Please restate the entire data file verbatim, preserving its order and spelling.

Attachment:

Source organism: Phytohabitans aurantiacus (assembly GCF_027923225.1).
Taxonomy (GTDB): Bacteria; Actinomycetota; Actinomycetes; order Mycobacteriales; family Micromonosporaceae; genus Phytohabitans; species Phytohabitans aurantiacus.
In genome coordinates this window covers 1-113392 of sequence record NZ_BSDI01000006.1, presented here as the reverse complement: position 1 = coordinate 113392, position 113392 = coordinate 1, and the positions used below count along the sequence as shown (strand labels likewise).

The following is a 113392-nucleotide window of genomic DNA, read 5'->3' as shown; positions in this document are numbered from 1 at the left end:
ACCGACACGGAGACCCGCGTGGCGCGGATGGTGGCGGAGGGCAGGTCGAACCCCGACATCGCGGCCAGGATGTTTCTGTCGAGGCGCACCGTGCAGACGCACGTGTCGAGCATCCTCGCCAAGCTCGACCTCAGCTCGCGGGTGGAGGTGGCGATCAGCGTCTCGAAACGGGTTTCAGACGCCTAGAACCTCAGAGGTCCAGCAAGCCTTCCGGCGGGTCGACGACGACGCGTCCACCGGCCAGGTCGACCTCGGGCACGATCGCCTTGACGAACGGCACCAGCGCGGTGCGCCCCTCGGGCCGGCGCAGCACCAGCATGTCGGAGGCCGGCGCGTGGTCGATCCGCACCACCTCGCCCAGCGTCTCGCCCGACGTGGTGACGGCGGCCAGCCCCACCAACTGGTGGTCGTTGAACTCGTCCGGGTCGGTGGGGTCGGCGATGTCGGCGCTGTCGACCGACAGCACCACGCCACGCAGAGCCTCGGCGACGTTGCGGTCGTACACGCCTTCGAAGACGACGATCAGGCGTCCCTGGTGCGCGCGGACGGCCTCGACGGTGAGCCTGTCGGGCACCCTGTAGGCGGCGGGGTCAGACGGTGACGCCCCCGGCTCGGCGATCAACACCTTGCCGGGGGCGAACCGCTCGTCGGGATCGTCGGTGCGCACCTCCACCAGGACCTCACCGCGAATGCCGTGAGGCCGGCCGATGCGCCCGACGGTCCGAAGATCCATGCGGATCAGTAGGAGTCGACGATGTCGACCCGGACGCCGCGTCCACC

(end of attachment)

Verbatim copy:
Source organism: Phytohabitans aurantiacus (assembly GCF_027923225.1).
Taxonomy (GTDB): Bacteria; Actinomycetota; Actinomycetes; order Mycobacteriales; family Micromonosporaceae; genus Phytohabitans; species Phytohabitans aurantiacus.
In genome coordinates this window covers 1-113392 of sequence record NZ_BSDI01000006.1, presented here as the reverse complement: position 1 = coordinate 113392, position 113392 = coordinate 1, and the positions used below count along the sequence as shown (strand labels likewise).

The following is a 113392-nucleotide window of genomic DNA, read 5'->3' as shown; positions in this document are numbered from 1 at the left end:
ACCGACACGGAGACCCGCGTGGCGCGGATGGTGGCGGAGGGCAGGTCGAACCCCGACATCGCGGCCAGGATGTTTCTGTCGAGGCGCACCGTGCAGACGCACGTGTCGAGCATCCTCGCCAAGCTCGACCTCAGCTCGCGGGTGGAGGTGGCGATCAGCGTCTCGAAACGGGTTTCAGACGCCTAGAACCTCAGAGGTCCAGCAAGCCTTCCGGCGGGTCGACGACGACGCGTCCACCGGCCAGGTCGACCTCGGGCACGATCGCCTTGACGAACGGCACCAGCGCGGTGCGCCCCTCGGGCCGGCGCAGCACCAGCATGTCGGAGGCCGGCGCGTGGTCGATCCGCACCACCTCGCCCAGCGTCTCGCCCGACGTGGTGACGGCGGCCAGCCCCACCAACTGGTGGTCGTTGAACTCGTCCGGGTCGGTGGGGTCGGCGATGTCGGCGCTGTCGACCGACAGCACCACGCCACGCAGAGCCTCGGCGACGTTGCGGTCGTACACGCCTTCGAAGACGACGATCAGGCGTCCCTGGTGCGCGCGGACGGCCTCGACGGTGAGCCTGTCGGGCACCCTGTAGGCGGCGGGGTCAGACGGTGACGCCCCCGGCTCGGCGATCAACACCTTGCCGGGGGCGAACCGCTCGTCGGGATCGTCGGTGCGCACCTCCACCAGGACCTCACCGCGAATGCCGTGAGGCCGGCCGATGCGCCCGACGGTCCGAAGATCCATGCGGATCAGTAGGAGTCGACGATGTCGACCCGGACGCCGCGTCCACC